a reply to: Soylent Green Is People
Looking at your Zond 7 image that you posted above, I wonder what method they used to color-calibrate their images. Do you have any details on the
color calibration methods used when they processed those images, or the type of color film emulsion used for the actual negatives?
Concerning Zond 7 - it shot 35 pictures with the SKD camera and 300 mm objective, on 5.6 × 5.6 cm frames of color and panchromatic film. The details
of colour calibration methods, type of film emulsion, exposition and so on are unknown to me.
However, the Zond 7 picture of the Earth
causes no questions and moon photos
show amazing compliance in hue with that allegedly of Apollo 11
I can see the moon with my own eyes, and it certainly is not that ruddy yellow color. When viewed through a telescope, the Moon looks mostly grey, but
has tinges of blue and brown here and there. However, it does not look like the images you are showing...
The reason why human eyes don't see colour of the certainly non-grey Moon is the same that of colourless stars - intensity of light from those
astronomic objects is too low to affect retina's cone cells, so only rod sels can be activated.
In short - all cats are grey in the dark.
Your personal telescope viewing..?
The vast majority of professional astronomers, including collaborators of Leonid Andrenko, I mentioned above
for some reason saw dark yellow colour distinctly.
And the most persuasive argument which eliminates any sort of dispute is the reflectance spectral characteristics of lunar surface, obtained as far
back as before 1954.
For exampe here is results of modern observations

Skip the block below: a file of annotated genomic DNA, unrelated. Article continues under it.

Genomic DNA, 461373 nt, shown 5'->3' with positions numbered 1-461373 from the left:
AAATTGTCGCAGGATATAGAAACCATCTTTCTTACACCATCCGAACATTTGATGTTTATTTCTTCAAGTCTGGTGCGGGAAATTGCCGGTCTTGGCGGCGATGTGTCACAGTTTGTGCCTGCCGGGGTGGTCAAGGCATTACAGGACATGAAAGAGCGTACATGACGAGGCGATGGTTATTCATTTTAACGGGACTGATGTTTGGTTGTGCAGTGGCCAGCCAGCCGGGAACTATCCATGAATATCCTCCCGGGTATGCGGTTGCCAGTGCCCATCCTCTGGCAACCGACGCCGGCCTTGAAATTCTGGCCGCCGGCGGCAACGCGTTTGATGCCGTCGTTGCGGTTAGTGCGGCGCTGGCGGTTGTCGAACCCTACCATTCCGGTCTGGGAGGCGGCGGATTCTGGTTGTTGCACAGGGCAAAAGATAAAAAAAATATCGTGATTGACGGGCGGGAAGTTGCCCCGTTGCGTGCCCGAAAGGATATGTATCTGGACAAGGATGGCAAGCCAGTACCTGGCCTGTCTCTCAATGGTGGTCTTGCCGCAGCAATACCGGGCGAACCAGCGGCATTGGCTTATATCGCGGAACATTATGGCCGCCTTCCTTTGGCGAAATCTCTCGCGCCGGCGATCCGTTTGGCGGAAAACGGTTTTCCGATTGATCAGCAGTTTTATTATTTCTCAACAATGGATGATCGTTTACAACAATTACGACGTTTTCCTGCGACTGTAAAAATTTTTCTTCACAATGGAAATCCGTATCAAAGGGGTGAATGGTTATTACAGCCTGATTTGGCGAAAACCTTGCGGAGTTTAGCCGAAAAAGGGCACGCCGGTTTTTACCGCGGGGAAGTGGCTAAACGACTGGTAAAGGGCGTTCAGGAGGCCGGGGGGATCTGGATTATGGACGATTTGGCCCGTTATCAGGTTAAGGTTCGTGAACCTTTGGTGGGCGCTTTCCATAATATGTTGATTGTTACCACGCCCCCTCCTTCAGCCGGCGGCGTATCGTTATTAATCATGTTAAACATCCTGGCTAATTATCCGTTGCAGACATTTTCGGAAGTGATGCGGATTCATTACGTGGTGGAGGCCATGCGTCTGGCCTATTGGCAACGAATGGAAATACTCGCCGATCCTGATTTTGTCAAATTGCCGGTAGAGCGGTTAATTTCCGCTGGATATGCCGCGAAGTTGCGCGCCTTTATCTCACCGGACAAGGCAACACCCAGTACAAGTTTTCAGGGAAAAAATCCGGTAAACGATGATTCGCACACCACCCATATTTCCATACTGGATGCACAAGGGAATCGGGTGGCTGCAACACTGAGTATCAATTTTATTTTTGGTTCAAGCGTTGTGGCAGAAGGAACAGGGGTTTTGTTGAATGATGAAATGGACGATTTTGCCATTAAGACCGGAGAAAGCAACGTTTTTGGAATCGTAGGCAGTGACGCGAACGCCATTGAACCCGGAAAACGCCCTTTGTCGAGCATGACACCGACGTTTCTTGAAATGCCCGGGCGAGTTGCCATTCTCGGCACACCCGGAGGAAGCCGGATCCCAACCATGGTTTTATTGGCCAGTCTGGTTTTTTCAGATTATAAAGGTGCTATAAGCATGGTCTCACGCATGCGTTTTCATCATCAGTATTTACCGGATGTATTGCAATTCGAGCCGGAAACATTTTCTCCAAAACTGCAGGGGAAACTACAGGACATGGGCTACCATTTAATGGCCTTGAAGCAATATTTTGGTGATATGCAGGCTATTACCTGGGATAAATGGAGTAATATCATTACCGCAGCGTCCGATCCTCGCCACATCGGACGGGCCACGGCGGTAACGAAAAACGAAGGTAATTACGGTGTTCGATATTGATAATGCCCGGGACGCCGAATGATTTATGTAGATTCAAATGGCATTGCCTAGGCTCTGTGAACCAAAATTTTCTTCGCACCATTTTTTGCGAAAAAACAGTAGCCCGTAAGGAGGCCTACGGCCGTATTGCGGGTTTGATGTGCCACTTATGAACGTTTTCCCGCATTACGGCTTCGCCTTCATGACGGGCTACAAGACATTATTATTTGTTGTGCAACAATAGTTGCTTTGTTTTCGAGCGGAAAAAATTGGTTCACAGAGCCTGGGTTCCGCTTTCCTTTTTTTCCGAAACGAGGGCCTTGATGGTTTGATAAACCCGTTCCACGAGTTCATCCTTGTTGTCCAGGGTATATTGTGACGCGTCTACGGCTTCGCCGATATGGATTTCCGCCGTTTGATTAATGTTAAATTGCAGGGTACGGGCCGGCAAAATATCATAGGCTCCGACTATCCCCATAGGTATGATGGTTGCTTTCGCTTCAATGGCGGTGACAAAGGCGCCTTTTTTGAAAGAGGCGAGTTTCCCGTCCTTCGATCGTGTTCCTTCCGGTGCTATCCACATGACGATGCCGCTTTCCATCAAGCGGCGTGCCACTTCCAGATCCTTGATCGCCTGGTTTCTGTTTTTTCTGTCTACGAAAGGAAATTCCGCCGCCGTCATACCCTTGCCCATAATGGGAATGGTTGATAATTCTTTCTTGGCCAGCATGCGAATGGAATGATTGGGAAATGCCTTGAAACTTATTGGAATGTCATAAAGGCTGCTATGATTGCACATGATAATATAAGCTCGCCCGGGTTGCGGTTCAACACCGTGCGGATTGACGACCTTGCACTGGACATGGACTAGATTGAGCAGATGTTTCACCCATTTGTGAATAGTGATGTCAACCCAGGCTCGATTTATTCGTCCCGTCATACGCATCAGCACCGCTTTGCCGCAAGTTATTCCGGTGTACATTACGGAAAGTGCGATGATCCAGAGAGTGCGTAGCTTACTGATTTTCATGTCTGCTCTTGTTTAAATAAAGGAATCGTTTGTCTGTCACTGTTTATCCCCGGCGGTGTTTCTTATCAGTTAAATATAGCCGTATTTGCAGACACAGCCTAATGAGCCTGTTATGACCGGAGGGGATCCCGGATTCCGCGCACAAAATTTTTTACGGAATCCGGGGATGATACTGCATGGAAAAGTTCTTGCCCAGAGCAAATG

The spectrum of moon light, recorded at Eniwetok, 0200 hr., August 20, 1970. The moon was 15° from zenith. Note that the spectrum
peaks near 660 nm.
The slope of characteristic illustrates neatly and precisely the yellowish brown colour, while - it's well known - different lunar areas have minor
variations in colour.
Reconstruction of the lunar surface colour by its spectral characteristics, wich has been made by Leonid Konovalov
professional cinema camera operator, currently he is an associate professor at the department of Camera Department, Russian State University of
Cinematography (VGIK), on subject Сhromatics,
demonstrates the tint near to that can be seen on numerous Moon photos.
а) A.G.Solovian, professional photographer, Moscow, 23.05.2005, Canon EOS-20D, diaphragm F/5,6, ISO 400, F = 285 mm, exposition automatic.
b)photo of the Moon, shot from the Earth to color film in 2010 (autor under nickrname)
c) A.V. Kudriavets, Moscow, 7.10.2014. img-fotki.yandex.ru...
So the real Moon surface colour is not a subject for discussion anymore for a long time.
But the question inevitably arises - were have been shot next left part pictures
I'm sure anywhere but on the Moon!